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54 people killed as trailer overturns

At least 54 people have been killed and scores more injured after the truck they were being transported in crashed in southern Mexico, authorities say.

More than 150 people, said to be migrants from Central America, were crammed into the truck’s trailer when it rolled in the state of Chiapas.

One resident heard a man implore his badly hurt companion: “Remember what you promised your mother! Hold on.”

Pictures show victims strewn across the road next to the overturned truck.

Sabina Lopez, who lives nearby and ran to the scene after the crash, told the AFP news agency that she saw dozens of people screaming in pain, some trapped in the wreckage and others unconscious.

“It was horrible to hear the wailing. I just thought about helping,” Ms Lopez, 18, told AFP.

She said the impact of the crash had broken the container in half and ripped off its roof.

Isaias Diaz arrived 15 minutes after the crash and helped paramedics with those people showing signs of life.

“I saw five, six children who were clearly injured. People with broken legs, ribs, [injured] heads, cuts on their necks,” he told AFP.

“The crying, the pain, the despair. It was a terrible scene,” he added.

Residents offered crash survivors water and mobile phones to contact relatives. They also said the driver and a person with him appeared injured, but then fled.

It is one of the worst accidents of its kind in Mexico. Forty-nine people were confirmed dead at the scene and five more died in hospital, Chiapas Governor Rutilio Escandón said.

Some 105 people – 83 men and 22 women – were also injured in the crash, he said.

Emergency officials said the victims included men, women and children. Most of the people on board were from Guatemala, but there were others from Honduras, Ecuador and the Dominican Republic.

The truck was reportedly speeding when it flipped on a sharp bend and hit a pedestrian bridge on a main road leading to the Chiapas state capital, Tuxtla Gutiérrez, at about 15:30 local time on Thursday.

Chiapas, which neighbours Guatemala, is a major transit point for undocumented migrants.

Satellite image showing the site where the truck crashed

Hundreds of thousands of migrants fleeing poverty and violence in Central America try to cross through Mexico each year in a bid to reach the US.

Many of them pay smugglers, who illegally transport them in crowded and dangerous trucks on the long journey.

Human rights groups recently criticised the Biden administration for reinstating a Trump-era border policy requiring asylum seekers to wait in Mexico while claims are processed. The policy has meant that thousands of migrants have been forced to stay in dangerous towns.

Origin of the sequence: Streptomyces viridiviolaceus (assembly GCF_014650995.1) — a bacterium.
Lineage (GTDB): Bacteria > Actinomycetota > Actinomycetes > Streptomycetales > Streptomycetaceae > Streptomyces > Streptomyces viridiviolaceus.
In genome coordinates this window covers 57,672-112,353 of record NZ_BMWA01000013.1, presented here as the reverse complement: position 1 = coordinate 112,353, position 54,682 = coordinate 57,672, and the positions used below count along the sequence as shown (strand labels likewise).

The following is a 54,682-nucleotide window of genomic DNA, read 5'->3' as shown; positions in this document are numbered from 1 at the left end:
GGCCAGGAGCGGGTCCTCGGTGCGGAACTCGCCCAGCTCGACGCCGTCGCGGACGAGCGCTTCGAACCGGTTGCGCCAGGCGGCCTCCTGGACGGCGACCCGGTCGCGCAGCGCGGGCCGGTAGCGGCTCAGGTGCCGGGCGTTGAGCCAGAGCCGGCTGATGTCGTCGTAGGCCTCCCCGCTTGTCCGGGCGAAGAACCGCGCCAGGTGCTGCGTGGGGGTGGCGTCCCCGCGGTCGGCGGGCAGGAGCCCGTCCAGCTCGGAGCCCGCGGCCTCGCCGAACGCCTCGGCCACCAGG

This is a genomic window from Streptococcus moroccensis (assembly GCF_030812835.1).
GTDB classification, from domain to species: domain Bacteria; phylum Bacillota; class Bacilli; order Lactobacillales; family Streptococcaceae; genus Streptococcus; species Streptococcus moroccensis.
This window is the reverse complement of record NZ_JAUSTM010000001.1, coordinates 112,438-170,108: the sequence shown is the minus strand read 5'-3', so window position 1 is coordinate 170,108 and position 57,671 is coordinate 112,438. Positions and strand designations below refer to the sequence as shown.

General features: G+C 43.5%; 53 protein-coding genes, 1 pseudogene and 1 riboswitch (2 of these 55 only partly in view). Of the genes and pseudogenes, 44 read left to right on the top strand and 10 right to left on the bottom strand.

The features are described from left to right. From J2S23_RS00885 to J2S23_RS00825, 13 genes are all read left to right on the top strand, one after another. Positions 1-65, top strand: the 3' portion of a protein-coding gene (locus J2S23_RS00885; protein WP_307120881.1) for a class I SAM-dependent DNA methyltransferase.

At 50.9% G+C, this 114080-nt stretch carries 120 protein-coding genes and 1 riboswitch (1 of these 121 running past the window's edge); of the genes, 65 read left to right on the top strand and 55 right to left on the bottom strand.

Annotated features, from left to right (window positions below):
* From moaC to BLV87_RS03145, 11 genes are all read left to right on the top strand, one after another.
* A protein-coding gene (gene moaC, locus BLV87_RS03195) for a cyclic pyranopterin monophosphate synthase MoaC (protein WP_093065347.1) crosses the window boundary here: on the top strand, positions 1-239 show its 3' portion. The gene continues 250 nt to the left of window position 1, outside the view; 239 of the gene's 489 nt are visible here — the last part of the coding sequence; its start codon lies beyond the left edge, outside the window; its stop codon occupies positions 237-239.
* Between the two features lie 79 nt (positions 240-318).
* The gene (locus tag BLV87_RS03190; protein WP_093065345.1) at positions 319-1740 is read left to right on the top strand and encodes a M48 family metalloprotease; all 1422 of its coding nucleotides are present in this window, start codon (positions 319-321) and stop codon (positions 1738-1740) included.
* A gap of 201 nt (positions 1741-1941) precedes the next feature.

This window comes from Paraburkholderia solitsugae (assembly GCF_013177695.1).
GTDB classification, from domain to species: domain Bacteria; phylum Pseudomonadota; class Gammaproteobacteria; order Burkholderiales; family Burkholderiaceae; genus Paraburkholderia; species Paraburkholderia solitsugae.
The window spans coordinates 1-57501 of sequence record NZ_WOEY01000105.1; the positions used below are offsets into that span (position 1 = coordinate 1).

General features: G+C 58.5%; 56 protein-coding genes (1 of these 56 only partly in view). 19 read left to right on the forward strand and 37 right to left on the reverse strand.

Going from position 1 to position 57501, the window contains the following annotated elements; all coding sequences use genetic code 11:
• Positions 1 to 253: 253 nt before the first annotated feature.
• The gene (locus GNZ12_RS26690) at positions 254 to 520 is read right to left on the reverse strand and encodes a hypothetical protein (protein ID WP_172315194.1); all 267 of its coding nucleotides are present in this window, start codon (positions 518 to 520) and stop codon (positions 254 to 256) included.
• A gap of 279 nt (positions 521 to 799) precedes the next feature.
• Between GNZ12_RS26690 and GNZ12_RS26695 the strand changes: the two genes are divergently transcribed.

The US-Mexico border is the deadliest single crossing in the world according to data from the International Organization for Migration (IOM). This year alone, at least 650 people have died trying to cross the border – more than in any other year since IOM’s records began.

There are also many deaths on the perilous journey towards the border, however these are harder to accurately document, the IOM said in a statement.

Mexico’s President Andrés Manuel López Obrador described the crash as “very painful” and wrote on Twitter that he “deeply regrets the tragedy”.

In a news conference early on Friday, Mr López Obrador said the incident would be investigated and that it served to raise awareness of the need to address the causes of migration through Mexico.

Analysis box by Will Grant, Mexico and Central America correspondent

Last month, a migrant caravan heading through Chiapas found that the local authorities had clamped down so hard on people providing lifts to migrants, they effectively had to undertake the entire journey on foot.

That meant carrying their children in their arms in the blistering heat and torrential downpours of southern Mexico’s rural states.

It’s a tactic employed by the government to try to break the migrants’ will, to see if any will give up and turn back or accept asylum conditions in Mexico.

Throughout it all, trucks have continued to transport thousands of migrants right under the noses – or with the complicity – of the state authorities.

Their trailers filled with scores of families standing in cramped and unsafe conditions for hours, it’s a wonder such incidents aren’t more frequent.

Often the biggest danger to the migrants is from suffocation as the people-smugglers fail to provide sufficient ventilation or hydration for the trip.

Yet most of those in this horrific crash came from Central America and will have been escaping economic ruin, the effects of severe weather from climate change on their livelihoods or gang violence. Or some combination of all of these factors.

With that in mind, many thousands more will continue to consider the dangers of the road to be a risk worth taking to flee the unbearable conditions at home.

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